Audrey Mestre

From Wikipedia, the free encyclopedia
Jump to navigation Jump to search
Audrey Mestre
Born 11 August 1974
Died October 12, 2002(2002-10-12) (aged 28)
Bayahibe, Dominican Republic
Nationality French
Occupation Marine Biologist, Professional Freediver
Spouse(s) Francisco Rodriguez aka. Francisco "Pipin" Ferreras 1999-2002

Audrey Mestre (11 August 1974 - 12 October 2002) was a French world record-setting freediver.

Early life

Mestre was born in Saint-Denis, Seine-Saint-Denis, to a family of snorkeling and scuba diving enthusiasts. She began swimming when she was still a baby and won a gold medal in a 25-meter swimming competition at only age two. She became a seasoned scuba diver by age thirteen but did not get full certification until her sixteenth birthday due to French law.[1] She was still in her teens when her family moved to Mexico City and, fluent in the Spanish language, she eventually studied marine biology at a university in La Paz, Mexico.

Relationship with Francisco "Pipín" Ferreras

In 1996 her interest in underwater sports led to her meeting free-diver Francisco "Pipín" Ferreras. They immediately developed a relationship and Mestre soon moved to Miami, Florida to live with Ferreras. There, she took up serious free-diving and with Ferreras as her instructor was soon reaching record depths. In 1999 the two diving aficionados married and the following year, off the coast of Fort Lauderdale, Audrey Mestre broke the female world record by free diving to a depth of 125 meters (410 ft) on a single breath of air. A year later she broke her own record, by descending to 130 meters (427 ft).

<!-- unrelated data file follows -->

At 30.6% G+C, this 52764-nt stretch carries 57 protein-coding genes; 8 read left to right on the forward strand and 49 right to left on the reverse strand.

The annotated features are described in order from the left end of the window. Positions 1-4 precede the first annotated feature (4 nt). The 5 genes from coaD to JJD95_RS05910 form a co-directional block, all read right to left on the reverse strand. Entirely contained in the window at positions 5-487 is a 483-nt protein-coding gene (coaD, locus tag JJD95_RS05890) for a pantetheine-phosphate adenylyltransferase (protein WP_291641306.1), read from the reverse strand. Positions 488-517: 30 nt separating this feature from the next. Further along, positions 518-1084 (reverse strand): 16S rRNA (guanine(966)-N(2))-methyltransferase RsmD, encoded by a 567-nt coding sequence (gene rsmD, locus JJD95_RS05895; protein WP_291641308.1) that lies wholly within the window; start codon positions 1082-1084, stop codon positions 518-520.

On October 4, 2002, with a dive team under her husband's supervision, she made a practice dive off Bayahibe Beach in the Dominican Republic to the record depth of 166 metres (545 ft). After more deep dive practices, eight days later she prepared to attempt a dive to 171 metres, but at the bottom a problem developed with the lift balloon as she started her ascent.[2] A dive that should have been no more than three minutes resulted in her remaining underwater for more than eight and a half minutes. By the time her husband was able to bring her unconscious body to the surface, it was too late and she was pronounced dead at a hospital on shore.

In 2006, Venezuelan-born US-citizen Carlos Serra, a former IAFD-partner of Ferreras and co-organiser of Mestre's fatal record attempt, published a book The Last Attempt which received wide acclaim in and out of freediving circuits. In this book, Serra places the guilt for Mestre's death directly on Ferreras, practically accusing him of a crime. According to Serra's depiction, in October 2002 the Ferreras and Mestre marriage was on the brink of divorce after much abuse by Ferreras, possibly due to Ferreras being jealous about the attention Mestre was gaining at his expense. Serra argues that to punish his wife for wanting to leave him, Ferreras deliberately avoided filling the sled's air tank, a vital piece of equipment to ensure Mestre's return to the surface. [3][self-published source][better source needed]

Awards and accolades

Audrey Mestre was cremated, her ashes scattered at sea. In 2002, she was inducted posthumously into the Women Divers Hall of Fame and in August 2004 a book that tells her story was written by her husband and published under the title The Dive: A Story of Love and Obsession (ISBN 0-06-056416-4).

In 2013, Mestre's life and career were chronicled in ESPN's No Limits as part of their Nine for IX series.[4]


  1. ^
  2. ^ "Audrey's last dive". 2002. Retrieved 2008-09-18. 
  3. ^ Serra, Carlos (2006). The Last Attempt. [Philadelphia, Pa.]: Xlibris Corp. ISBN 1-4257-3840-0. OCLC 191696558. 
  4. ^ Cingari, Jennifer (February 19, 2013). "ESPN Films and espnW Announce Nine for IX". Retrieved February 27, 2013. 
Retrieved from ""
This content was retrieved from Wikipedia :
This page is based on the copyrighted Wikipedia article "Audrey Mestre"; it is used under the Creative Commons Attribution-ShareAlike 3.0 Unported License (CC-BY-SA). You may redistribute it, verbatim or modified, providing that you comply with the terms of the CC-BY-SA